One thing, though, that we have to get out of is minorities ghettoized during daytime, sometimes during the morning, and on the weekends. These are the safe places.

I think cable news and network news divisions have decided what their target audience is, and particularly in prime time and in high- profile areas. It 's not people of color. So we're not getting a shot at those jobs.

Lawrence O'Donnell has had a job. Eliot Spitzer and Kathleen Parker have been given jobs. Someone's got to replace Larry King. And we're hearing that it may be Piers Morgan. So what --


DEGGANS: So what happens when these jobs come open and open and open and they are not -- there's not a sense that a person of color --

KURTZ: Right, we're not even hearing --

DEGGANS: -- even has a shot at the job.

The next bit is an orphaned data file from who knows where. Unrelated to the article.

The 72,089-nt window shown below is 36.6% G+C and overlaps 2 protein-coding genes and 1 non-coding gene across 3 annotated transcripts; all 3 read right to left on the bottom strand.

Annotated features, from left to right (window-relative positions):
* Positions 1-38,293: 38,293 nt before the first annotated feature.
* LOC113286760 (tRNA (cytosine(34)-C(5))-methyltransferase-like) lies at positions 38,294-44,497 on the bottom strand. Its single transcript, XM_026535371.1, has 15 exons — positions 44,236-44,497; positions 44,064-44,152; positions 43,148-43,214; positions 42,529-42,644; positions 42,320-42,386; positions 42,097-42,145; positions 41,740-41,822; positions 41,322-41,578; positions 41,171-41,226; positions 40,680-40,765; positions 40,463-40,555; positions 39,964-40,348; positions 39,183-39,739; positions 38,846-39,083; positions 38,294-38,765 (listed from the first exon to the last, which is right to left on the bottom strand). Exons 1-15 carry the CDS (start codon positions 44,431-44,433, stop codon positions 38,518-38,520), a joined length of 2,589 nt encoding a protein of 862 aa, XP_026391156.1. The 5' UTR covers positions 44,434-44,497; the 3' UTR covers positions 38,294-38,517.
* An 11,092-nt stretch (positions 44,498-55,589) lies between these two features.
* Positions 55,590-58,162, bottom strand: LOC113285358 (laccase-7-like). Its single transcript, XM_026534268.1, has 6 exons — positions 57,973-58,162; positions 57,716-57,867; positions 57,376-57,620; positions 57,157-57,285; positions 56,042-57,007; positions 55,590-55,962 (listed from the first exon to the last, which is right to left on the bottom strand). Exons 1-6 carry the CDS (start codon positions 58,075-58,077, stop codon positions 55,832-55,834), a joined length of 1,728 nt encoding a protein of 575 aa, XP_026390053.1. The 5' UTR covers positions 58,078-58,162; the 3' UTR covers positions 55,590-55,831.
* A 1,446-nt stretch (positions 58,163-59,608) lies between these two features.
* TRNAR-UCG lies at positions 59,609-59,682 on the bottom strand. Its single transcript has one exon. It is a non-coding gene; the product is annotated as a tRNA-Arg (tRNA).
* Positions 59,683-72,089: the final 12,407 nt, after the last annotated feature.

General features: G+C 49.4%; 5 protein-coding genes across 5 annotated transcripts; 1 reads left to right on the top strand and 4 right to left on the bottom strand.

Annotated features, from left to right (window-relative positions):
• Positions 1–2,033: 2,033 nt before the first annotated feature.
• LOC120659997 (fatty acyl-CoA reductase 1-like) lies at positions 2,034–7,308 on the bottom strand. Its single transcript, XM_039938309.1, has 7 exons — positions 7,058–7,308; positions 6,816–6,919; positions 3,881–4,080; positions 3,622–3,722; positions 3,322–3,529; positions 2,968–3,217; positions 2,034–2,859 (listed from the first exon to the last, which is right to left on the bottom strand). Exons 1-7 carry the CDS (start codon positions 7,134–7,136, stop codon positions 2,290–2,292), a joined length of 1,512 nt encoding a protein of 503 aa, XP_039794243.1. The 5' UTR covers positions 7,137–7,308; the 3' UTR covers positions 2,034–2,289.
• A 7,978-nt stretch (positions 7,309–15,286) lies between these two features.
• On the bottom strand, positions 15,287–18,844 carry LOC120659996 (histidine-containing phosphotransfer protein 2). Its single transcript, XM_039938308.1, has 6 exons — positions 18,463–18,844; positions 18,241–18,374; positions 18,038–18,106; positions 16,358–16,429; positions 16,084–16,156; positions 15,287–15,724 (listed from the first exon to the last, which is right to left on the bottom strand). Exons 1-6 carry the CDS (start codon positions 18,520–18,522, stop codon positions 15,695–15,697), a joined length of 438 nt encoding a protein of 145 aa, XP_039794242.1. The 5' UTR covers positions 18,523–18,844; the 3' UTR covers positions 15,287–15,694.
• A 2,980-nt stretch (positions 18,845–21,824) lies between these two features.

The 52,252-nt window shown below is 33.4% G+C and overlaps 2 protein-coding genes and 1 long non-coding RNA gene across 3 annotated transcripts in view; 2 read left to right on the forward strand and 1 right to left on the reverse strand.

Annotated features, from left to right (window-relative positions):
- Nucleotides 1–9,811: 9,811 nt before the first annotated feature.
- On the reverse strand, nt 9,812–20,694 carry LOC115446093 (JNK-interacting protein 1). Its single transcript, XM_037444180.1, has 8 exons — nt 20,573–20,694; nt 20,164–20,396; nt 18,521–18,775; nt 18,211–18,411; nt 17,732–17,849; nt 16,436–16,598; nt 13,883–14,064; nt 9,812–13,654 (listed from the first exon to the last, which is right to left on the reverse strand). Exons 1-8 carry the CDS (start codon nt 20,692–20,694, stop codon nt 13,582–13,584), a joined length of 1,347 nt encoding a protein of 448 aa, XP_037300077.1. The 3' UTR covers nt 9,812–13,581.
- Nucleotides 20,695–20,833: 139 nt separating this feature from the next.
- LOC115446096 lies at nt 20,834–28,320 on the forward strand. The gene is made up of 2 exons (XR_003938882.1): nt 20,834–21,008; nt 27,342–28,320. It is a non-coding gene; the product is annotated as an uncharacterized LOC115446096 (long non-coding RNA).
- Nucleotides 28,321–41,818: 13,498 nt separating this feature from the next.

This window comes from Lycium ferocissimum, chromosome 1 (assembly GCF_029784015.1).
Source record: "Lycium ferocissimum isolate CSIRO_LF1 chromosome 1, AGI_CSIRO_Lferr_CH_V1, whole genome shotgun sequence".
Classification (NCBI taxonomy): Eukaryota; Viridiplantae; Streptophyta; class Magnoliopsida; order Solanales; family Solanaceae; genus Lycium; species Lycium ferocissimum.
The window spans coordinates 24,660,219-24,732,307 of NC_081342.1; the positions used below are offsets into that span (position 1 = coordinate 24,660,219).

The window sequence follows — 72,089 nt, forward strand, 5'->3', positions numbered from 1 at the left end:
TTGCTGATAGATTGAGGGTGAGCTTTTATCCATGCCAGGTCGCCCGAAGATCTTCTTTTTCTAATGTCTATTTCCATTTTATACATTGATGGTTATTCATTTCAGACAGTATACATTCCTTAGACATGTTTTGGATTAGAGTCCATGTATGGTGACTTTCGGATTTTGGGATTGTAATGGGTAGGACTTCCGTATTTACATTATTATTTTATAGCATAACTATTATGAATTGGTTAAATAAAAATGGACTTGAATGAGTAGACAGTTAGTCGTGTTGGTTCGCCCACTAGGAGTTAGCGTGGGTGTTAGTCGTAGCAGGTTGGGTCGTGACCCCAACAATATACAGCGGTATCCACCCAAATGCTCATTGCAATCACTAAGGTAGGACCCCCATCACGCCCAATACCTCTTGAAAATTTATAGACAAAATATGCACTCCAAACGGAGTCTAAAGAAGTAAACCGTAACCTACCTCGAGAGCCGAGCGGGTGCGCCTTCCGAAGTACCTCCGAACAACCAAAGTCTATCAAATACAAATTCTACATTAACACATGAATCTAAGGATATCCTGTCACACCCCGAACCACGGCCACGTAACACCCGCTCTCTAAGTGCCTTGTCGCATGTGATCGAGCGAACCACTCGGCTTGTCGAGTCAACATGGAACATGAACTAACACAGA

KURTZ: -- speculation about a person of color.

Carole Simpson, do you think that this situation -- I see you're shaking your head -- is a reflection of the preferences of the mostly white executives who run the television business, or is it that they feel like they have to please a white audience, a predominantly White audience?

SIMPSON: Let me tell you something I was told when I was doing local news in Chicago. I was anchoring on the weekends. I've always anchored on the weekends. And I was told that it was OK.

I said, "Why can't I fill in on -- during the daytime, during the week?" And I was told that white people don't like to hear news from black people during the week. Weekends were OK.

I mean, literally told me that. And it's like, you know, what study did you come up with to point that out to me?